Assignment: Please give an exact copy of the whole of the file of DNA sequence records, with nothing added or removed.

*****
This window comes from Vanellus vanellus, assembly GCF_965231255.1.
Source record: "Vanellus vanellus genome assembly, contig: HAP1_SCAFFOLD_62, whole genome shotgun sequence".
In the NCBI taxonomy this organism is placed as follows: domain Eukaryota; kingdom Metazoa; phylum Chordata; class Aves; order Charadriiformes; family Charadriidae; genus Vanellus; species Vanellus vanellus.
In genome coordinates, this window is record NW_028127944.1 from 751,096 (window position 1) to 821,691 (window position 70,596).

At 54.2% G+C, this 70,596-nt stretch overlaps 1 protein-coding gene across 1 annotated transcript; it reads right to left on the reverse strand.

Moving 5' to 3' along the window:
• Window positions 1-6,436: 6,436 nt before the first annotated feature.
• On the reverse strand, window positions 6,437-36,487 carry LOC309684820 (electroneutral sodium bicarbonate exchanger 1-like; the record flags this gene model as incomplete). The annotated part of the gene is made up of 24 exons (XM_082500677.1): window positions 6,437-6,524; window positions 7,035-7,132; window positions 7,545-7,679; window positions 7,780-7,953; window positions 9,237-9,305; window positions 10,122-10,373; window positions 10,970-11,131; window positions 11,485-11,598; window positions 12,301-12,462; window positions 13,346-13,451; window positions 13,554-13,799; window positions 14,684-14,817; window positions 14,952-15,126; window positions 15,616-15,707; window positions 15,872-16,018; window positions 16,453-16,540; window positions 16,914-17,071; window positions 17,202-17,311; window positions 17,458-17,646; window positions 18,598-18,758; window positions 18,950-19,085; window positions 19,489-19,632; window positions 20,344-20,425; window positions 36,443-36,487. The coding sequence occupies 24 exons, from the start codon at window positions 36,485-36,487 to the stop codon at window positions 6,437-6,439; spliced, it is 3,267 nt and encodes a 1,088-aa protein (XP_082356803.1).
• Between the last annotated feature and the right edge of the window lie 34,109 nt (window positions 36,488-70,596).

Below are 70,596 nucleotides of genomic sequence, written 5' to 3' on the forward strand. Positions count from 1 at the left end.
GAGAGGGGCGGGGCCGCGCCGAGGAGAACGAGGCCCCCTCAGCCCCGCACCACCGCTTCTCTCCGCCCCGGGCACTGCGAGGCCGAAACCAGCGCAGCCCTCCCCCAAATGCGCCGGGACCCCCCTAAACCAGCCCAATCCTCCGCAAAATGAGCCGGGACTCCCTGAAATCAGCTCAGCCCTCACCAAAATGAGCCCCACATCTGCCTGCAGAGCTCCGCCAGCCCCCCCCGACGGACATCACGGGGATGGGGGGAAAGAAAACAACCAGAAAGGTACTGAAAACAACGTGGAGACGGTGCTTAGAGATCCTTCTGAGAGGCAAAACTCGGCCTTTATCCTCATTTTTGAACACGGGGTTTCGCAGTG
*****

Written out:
This window comes from Vanellus vanellus, assembly GCF_965231255.1.
Source record: "Vanellus vanellus genome assembly, contig: HAP1_SCAFFOLD_62, whole genome shotgun sequence".
In the NCBI taxonomy this organism is placed as follows: domain Eukaryota; kingdom Metazoa; phylum Chordata; class Aves; order Charadriiformes; family Charadriidae; genus Vanellus; species Vanellus vanellus.
In genome coordinates, this window is record NW_028127944.1 from 751,096 (window position 1) to 821,691 (window position 70,596).

At 54.2% G+C, this 70,596-nt stretch overlaps 1 protein-coding gene across 1 annotated transcript; it reads right to left on the reverse strand.

Moving 5' to 3' along the window:
• Window positions 1-6,436: 6,436 nt before the first annotated feature.
• On the reverse strand, window positions 6,437-36,487 carry LOC309684820 (electroneutral sodium bicarbonate exchanger 1-like; the record flags this gene model as incomplete). The annotated part of the gene is made up of 24 exons (XM_082500677.1): window positions 6,437-6,524; window positions 7,035-7,132; window positions 7,545-7,679; window positions 7,780-7,953; window positions 9,237-9,305; window positions 10,122-10,373; window positions 10,970-11,131; window positions 11,485-11,598; window positions 12,301-12,462; window positions 13,346-13,451; window positions 13,554-13,799; window positions 14,684-14,817; window positions 14,952-15,126; window positions 15,616-15,707; window positions 15,872-16,018; window positions 16,453-16,540; window positions 16,914-17,071; window positions 17,202-17,311; window positions 17,458-17,646; window positions 18,598-18,758; window positions 18,950-19,085; window positions 19,489-19,632; window positions 20,344-20,425; window positions 36,443-36,487. The coding sequence occupies 24 exons, from the start codon at window positions 36,485-36,487 to the stop codon at window positions 6,437-6,439; spliced, it is 3,267 nt and encodes a 1,088-aa protein (XP_082356803.1).
• Between the last annotated feature and the right edge of the window lie 34,109 nt (window positions 36,488-70,596).

Below are 70,596 nucleotides of genomic sequence, written 5' to 3' on the forward strand. Positions count from 1 at the left end.
GAGAGGGGCGGGGCCGCGCCGAGGAGAACGAGGCCCCCTCAGCCCCGCACCACCGCTTCTCTCCGCCCCGGGCACTGCGAGGCCGAAACCAGCGCAGCCCTCCCCCAAATGCGCCGGGACCCCCCTAAACCAGCCCAATCCTCCGCAAAATGAGCCGGGACTCCCTGAAATCAGCTCAGCCCTCACCAAAATGAGCCCCACATCTGCCTGCAGAGCTCCGCCAGCCCCCCCCGACGGACATCACGGGGATGGGGGGAAAGAAAACAACCAGAAAGGTACTGAAAACAACGTGGAGACGGTGCTTAGAGATCCTTCTGAGAGGCAAAACTCGGCCTTTATCCTCATTTTTGAACACGGGGTTTCGCAGTG